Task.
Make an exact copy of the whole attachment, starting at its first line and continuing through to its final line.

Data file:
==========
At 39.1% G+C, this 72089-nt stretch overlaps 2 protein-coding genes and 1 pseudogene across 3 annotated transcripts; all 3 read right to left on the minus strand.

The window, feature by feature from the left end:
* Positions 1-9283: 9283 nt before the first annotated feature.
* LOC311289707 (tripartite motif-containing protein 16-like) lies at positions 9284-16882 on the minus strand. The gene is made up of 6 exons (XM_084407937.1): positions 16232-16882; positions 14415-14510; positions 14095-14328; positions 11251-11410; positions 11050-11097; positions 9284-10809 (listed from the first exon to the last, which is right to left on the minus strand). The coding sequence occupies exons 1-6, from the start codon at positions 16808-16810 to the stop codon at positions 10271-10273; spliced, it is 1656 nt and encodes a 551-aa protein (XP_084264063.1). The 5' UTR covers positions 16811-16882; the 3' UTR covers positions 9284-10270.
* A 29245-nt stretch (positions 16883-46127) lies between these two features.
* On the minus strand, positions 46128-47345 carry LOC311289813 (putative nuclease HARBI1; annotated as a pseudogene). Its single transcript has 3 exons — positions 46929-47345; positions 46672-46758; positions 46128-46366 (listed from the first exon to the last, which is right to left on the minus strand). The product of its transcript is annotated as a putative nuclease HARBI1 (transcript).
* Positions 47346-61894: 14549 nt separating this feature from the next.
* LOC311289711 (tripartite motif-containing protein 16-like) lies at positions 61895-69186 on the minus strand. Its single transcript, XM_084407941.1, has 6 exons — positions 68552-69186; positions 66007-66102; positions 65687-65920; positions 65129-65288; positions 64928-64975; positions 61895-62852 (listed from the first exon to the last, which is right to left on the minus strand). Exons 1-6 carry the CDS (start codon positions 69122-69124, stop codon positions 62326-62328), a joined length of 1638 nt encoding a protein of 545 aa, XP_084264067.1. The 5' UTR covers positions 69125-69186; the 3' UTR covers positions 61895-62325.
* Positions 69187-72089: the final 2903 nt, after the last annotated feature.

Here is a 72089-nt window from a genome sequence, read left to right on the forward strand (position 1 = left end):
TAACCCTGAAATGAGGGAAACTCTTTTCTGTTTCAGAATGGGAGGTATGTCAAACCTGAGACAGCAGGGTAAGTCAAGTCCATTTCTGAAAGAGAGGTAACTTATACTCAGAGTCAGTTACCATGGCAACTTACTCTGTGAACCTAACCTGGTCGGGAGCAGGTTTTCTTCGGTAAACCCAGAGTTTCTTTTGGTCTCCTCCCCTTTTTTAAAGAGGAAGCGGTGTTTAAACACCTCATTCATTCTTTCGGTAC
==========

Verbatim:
At 39.1% G+C, this 72089-nt stretch overlaps 2 protein-coding genes and 1 pseudogene across 3 annotated transcripts; all 3 read right to left on the minus strand.

The window, feature by feature from the left end:
* Positions 1-9283: 9283 nt before the first annotated feature.
* LOC311289707 (tripartite motif-containing protein 16-like) lies at positions 9284-16882 on the minus strand. The gene is made up of 6 exons (XM_084407937.1): positions 16232-16882; positions 14415-14510; positions 14095-14328; positions 11251-11410; positions 11050-11097; positions 9284-10809 (listed from the first exon to the last, which is right to left on the minus strand). The coding sequence occupies exons 1-6, from the start codon at positions 16808-16810 to the stop codon at positions 10271-10273; spliced, it is 1656 nt and encodes a 551-aa protein (XP_084264063.1). The 5' UTR covers positions 16811-16882; the 3' UTR covers positions 9284-10270.
* A 29245-nt stretch (positions 16883-46127) lies between these two features.
* On the minus strand, positions 46128-47345 carry LOC311289813 (putative nuclease HARBI1; annotated as a pseudogene). Its single transcript has 3 exons — positions 46929-47345; positions 46672-46758; positions 46128-46366 (listed from the first exon to the last, which is right to left on the minus strand). The product of its transcript is annotated as a putative nuclease HARBI1 (transcript).
* Positions 47346-61894: 14549 nt separating this feature from the next.
* LOC311289711 (tripartite motif-containing protein 16-like) lies at positions 61895-69186 on the minus strand. Its single transcript, XM_084407941.1, has 6 exons — positions 68552-69186; positions 66007-66102; positions 65687-65920; positions 65129-65288; positions 64928-64975; positions 61895-62852 (listed from the first exon to the last, which is right to left on the minus strand). Exons 1-6 carry the CDS (start codon positions 69122-69124, stop codon positions 62326-62328), a joined length of 1638 nt encoding a protein of 545 aa, XP_084264067.1. The 5' UTR covers positions 69125-69186; the 3' UTR covers positions 61895-62325.
* Positions 69187-72089: the final 2903 nt, after the last annotated feature.

Here is a 72089-nt window from a genome sequence, read left to right on the forward strand (position 1 = left end):
TAACCCTGAAATGAGGGAAACTCTTTTCTGTTTCAGAATGGGAGGTATGTCAAACCTGAGACAGCAGGGTAAGTCAAGTCCATTTCTGAAAGAGAGGTAACTTATACTCAGAGTCAGTTACCATGGCAACTTACTCTGTGAACCTAACCTGGTCGGGAGCAGGTTTTCTTCGGTAAACCCAGAGTTTCTTTTGGTCTCCTCCCCTTTTTTAAAGAGGAAGCGGTGTTTAAACACCTCATTCATTCTTTCGGTAC